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The NHS is experiencing a massive amount of technological change. In all areas of healthcare, pharmaceutical, diagnostic, therapeutic and informatics technologies are being developed that have potential to improve the efficiency and the effectiveness of the NHS. Indeed, actual improvement of NHS services is dependent on the extent to which new technologies can be adopted successfully. It is the case, however, that adoption of this new technology will inevitably lead to the need for organisational change, re-design of NHS processes and the re-definition of staff roles but unfortunately technologies are not neutral black boxes that work irrespective of the social context into which they are introduced. There has to be a fit between the social context and the technology. The people in an organisation must not only accept the technology but also be willing to change their own patterns of working.This research is concerned with whether technologies developed within the NHS have inherently different adoption characteristics compared with technologies developed outside the NHS. It is asking whether the fact a technology was developed by NHS staff, in an NHS context, makes it more or less likely to be adopted successfully in other parts of the NHS.After an initial survey of NHS developed technologies, six internally-developed technologies will be identified for further research and compared with six comparable technologies developed outside the NHS. A total of 12 case sites will be investigated, six using the internally-developed technologies and six using externally-developed. Detailed case studies will be prepared that look at adoption policy and processes.These will then be used to develop an understanding of how a technology's origin impacts on its adoption.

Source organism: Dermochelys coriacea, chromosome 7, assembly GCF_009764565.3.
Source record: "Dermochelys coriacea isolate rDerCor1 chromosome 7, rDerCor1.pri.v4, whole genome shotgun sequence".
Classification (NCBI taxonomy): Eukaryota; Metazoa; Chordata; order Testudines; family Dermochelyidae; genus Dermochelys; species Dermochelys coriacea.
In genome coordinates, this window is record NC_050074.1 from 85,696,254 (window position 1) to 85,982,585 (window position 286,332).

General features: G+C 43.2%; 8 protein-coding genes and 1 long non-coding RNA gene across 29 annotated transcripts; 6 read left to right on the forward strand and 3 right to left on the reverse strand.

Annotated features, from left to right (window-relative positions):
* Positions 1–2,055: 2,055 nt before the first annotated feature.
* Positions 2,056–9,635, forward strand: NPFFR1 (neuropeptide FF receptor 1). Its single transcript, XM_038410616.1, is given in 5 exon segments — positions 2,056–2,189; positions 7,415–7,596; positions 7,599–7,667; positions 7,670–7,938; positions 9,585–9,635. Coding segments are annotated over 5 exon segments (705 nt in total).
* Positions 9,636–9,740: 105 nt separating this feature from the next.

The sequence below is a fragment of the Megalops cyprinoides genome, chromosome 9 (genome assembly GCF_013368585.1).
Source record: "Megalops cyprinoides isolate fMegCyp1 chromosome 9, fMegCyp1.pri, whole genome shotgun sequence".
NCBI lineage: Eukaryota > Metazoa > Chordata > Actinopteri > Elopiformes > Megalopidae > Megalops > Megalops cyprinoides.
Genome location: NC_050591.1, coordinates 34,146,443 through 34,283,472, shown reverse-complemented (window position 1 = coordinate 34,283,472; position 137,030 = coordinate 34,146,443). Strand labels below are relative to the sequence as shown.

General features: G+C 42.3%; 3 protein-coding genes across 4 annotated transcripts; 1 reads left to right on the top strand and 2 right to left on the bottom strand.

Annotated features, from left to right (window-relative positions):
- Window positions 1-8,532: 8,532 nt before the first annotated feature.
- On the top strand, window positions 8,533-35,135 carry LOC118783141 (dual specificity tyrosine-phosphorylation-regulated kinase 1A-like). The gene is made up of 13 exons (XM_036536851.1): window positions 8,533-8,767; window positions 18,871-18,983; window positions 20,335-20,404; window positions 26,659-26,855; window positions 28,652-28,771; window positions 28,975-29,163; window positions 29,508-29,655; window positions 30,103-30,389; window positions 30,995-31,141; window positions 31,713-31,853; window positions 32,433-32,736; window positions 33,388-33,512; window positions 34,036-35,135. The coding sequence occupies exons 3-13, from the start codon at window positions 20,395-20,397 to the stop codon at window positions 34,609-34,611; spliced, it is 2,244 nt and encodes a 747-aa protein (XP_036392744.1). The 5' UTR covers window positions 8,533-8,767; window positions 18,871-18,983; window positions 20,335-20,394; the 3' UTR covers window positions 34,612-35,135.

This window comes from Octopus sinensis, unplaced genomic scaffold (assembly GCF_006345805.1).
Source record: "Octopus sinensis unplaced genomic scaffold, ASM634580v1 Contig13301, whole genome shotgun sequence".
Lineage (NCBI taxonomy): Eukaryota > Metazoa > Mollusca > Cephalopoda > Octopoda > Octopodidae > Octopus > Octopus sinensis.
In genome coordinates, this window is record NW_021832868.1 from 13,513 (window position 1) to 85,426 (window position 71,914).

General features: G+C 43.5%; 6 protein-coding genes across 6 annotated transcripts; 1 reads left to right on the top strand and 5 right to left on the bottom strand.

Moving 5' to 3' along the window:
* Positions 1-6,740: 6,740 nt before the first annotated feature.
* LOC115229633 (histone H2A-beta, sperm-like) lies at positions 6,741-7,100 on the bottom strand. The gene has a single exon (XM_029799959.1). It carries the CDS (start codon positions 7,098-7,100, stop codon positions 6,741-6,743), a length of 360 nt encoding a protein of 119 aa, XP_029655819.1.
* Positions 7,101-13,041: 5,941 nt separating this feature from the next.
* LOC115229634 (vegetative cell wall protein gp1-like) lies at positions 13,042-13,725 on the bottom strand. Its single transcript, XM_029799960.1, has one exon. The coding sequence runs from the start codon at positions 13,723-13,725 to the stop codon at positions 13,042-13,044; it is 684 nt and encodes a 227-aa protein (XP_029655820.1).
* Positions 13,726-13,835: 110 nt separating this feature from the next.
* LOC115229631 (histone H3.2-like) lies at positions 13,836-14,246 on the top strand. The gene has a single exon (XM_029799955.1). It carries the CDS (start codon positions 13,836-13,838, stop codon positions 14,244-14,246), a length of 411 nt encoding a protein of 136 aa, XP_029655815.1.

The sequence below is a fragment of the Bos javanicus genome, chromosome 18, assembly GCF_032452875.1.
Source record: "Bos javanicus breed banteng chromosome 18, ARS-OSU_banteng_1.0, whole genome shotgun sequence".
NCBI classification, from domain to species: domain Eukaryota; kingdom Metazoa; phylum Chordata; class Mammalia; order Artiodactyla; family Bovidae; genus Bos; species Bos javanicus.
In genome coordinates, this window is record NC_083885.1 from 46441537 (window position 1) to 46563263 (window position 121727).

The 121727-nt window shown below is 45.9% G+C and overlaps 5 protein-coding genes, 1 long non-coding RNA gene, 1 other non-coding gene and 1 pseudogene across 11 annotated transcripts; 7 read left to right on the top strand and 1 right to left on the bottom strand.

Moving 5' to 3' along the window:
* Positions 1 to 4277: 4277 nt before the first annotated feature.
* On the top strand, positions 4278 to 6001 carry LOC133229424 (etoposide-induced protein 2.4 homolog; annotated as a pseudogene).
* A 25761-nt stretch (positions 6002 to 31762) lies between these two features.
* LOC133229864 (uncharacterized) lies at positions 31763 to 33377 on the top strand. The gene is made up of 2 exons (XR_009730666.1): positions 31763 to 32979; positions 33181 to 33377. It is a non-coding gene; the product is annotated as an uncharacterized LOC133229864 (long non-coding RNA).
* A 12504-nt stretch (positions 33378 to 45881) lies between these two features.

|Copyright Holders:||2013 Queen's Printer and Controller of HMSO|
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|Extra Information:||This report may be freely reproduced for the purposes of private research and study and
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|Keywords:||NHS-developed technology; technology impact; technology adoption practice; knowledge management; service improvement; organisational change; technological change|
|Academic Unit/Department:||Faculty of Science, Technology, Engineering and Mathematics (STEM) > Engineering and Innovation
Faculty of Science, Technology, Engineering and Mathematics (STEM)
|Interdisciplinary Research Centre:||Centre for Policing Research and Learning (CPRL)|
|Depositing User:||Joyce Fortune|
|Date Deposited:||05 Oct 2012 09:35|
|Last Modified:||05 Oct 2016 14:18|
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